In the latest CD in his Great Books audio series, Dr. Ken Boa talks about Fyodor Dostoevksy’s Crime and Punishment. Written in 1866, the novel shows penetrating insights into human nature, anticipating trends in psychology and politics that would one day sweep the globe. In writing Crime and Punishment, Boa tells us, Dostoevsky was a man ahead of his time. I agree. He’s prophetic and one of my favorite authors.
The novel tells the story of Raskalnikov, a student in St. Petersburg, Russia. Burdened by the poverty, oppression, and decadence that he sees all around him, Raskolnikov isolates himself from most other human beings. In his self-alienation, he begins to see himself as a superior being, a kind of “superman,” who transcends the moral laws that bind other people. He looks for a way to “validate” himself and his feelings of superiority—a process that Boa calls “suicide by self-affirmation.”
Dostoevsky had lived in Western Europe, and as a Christian, he saw the dangers of its fashionable intellectual ideas like nihilism and utilitarianism. A “pattern in his work,” Boa says, is the conflict of Christianity with utopian worldviews. Dostoevsky wanted to make it clear that “ideas have consequences.”
In Crime and Punishment, Raskolnikov’s nihilism and utilitarianism lead to his murder of two women. “Under the spell of an idea,” he decided that a miserly old pawnbroker does not deserve to live—and then he kills her sister when she discovers the crime.
Paradoxically, these evil acts become the turning point for Raskalnikov. This “rational and proud” young man, spurred by guilt, begins to move toward “humility” and “openness” to other people. He comes to realize that the moral law that he disdained is written on every human heart, and that he is just as bound by that law as every other human being. Guided by a young woman named Sonia, who has been forced into prostitution to feed her starving family, Raskolnikov learns that suffering, not rebellion, leads to redemption.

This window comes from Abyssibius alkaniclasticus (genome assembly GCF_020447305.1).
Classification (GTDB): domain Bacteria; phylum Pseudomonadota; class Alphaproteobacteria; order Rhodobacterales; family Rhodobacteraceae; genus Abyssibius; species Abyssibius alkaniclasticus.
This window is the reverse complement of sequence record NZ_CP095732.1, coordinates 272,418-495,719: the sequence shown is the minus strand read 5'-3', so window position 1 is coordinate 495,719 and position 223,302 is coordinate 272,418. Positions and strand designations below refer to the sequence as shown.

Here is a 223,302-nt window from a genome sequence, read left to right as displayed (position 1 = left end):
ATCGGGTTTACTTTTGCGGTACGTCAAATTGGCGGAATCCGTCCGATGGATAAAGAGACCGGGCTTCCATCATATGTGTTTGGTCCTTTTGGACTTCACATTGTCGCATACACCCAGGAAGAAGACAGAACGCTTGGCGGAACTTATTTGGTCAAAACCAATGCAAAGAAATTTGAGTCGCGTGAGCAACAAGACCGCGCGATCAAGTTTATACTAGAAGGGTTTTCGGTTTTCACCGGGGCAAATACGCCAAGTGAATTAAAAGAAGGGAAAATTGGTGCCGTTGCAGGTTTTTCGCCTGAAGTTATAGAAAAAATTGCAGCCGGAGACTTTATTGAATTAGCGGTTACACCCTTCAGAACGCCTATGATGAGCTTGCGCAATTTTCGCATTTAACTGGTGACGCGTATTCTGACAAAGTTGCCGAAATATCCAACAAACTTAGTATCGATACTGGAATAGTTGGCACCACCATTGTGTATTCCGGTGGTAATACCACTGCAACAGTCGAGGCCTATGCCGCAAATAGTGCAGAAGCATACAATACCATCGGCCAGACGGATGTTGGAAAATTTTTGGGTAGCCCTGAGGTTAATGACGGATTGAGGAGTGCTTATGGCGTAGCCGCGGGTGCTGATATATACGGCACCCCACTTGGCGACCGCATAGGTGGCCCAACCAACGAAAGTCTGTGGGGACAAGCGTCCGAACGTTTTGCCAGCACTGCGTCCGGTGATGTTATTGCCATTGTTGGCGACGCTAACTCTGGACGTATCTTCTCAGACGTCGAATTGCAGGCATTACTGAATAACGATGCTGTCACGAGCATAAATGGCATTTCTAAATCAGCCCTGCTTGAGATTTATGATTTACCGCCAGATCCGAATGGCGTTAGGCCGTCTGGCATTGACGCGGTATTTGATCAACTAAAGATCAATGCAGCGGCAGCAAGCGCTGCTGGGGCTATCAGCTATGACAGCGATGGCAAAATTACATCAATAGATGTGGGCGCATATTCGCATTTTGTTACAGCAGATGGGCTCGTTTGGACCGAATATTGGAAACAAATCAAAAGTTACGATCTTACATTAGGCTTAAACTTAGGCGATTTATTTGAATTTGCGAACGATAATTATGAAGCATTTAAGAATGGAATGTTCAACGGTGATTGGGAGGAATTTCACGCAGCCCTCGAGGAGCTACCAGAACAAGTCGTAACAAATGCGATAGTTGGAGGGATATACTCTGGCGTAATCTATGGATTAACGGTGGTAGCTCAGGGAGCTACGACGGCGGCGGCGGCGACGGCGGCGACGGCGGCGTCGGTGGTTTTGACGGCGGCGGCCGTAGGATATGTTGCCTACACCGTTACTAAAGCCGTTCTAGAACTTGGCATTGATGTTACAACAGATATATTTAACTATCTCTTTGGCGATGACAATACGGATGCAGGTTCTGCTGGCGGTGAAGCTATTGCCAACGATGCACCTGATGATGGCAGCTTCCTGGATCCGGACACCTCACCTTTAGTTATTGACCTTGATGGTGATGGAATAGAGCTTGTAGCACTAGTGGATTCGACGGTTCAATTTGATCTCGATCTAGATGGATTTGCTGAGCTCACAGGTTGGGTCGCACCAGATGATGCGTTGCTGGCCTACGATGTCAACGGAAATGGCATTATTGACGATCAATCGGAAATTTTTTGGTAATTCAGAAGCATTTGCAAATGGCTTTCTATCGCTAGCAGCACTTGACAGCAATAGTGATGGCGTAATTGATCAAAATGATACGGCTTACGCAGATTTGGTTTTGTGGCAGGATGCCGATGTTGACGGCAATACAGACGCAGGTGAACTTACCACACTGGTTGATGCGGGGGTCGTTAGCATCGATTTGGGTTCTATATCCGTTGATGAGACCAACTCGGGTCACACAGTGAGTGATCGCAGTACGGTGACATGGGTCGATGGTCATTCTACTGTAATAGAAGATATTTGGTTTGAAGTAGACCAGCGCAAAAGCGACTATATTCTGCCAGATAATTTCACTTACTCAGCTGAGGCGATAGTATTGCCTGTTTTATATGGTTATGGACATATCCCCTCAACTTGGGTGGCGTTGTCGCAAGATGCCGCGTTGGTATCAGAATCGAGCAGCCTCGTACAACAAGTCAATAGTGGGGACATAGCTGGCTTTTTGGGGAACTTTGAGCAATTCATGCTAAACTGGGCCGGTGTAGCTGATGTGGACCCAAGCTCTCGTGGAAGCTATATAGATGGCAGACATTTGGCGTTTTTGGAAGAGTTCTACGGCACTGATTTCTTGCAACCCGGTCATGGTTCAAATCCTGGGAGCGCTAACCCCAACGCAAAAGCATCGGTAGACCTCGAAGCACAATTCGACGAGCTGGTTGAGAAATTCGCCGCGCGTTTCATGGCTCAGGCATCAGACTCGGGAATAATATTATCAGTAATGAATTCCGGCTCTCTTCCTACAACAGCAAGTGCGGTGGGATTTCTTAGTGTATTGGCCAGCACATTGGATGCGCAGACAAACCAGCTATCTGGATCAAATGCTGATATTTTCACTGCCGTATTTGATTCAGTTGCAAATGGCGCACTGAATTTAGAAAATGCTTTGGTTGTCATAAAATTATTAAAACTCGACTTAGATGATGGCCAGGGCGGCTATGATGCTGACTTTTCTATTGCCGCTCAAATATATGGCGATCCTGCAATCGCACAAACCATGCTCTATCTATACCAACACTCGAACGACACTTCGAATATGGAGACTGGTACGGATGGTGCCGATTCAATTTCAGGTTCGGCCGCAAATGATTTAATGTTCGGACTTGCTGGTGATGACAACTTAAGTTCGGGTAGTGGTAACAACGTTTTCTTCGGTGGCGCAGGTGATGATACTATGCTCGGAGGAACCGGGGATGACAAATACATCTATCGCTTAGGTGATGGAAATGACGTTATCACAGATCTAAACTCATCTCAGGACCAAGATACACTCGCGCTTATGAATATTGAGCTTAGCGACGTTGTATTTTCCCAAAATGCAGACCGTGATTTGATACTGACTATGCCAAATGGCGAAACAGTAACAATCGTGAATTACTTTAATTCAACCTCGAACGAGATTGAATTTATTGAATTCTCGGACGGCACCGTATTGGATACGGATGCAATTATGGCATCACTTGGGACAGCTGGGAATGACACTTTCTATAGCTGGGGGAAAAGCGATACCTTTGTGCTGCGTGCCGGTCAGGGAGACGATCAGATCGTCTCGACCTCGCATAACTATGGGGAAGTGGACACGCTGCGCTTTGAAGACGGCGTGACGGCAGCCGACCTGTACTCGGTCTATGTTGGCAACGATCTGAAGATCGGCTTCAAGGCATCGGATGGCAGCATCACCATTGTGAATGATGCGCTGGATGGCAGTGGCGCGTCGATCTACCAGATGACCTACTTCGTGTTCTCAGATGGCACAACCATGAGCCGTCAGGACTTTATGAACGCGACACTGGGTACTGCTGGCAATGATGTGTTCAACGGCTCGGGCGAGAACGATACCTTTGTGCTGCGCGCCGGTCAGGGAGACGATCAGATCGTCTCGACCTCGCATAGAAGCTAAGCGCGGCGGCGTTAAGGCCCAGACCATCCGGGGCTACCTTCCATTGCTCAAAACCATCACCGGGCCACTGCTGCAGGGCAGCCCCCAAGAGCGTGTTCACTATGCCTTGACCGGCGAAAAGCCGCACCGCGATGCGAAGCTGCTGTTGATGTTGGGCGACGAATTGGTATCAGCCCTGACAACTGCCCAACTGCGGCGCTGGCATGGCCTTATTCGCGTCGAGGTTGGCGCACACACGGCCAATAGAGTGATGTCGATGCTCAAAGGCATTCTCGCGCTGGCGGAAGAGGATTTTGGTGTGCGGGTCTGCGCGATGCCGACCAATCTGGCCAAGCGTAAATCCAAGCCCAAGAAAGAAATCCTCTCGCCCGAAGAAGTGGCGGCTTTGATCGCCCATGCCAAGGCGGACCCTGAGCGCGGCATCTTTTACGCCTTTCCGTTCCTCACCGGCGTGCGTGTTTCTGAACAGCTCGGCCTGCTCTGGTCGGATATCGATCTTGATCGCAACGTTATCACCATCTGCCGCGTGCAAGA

Finally turning himself in, he is sentenced to eight years in a Siberian prison. Still, his repentance is not yet fully genuine. He is still the man who was willing to “sacrifice his existence for an idea.” Only when he realizes that he loves Sonia—that he finally has developed the ability to care for another human being besides himself—is he ready to experience full redemption. The epilogue ends as he begins to read the New Testament that she has given him.
Boa notes that some critics have called this a “weak happy ending,” not understanding that “in . . . the very structure of the novel, we see that the gospel is central within the novel’s plot.” Sonia has acted as a “Christ figure” all along, helping to liberate Raskalnikov from the Nietzschean “will to power” that had enslaved him.
As you can see, Crime and Punishment offers some very sobering and valuable food for thought for us today. As Ken Boa points out, this book helps to show us that we’re still surrounded by the bankrupt worldviews that have descended directly from the utopian ideals of Dostoevsky’s time—and that the way out is not through focus on our self (as our culture teaches us today,) but only through surrender to Christ.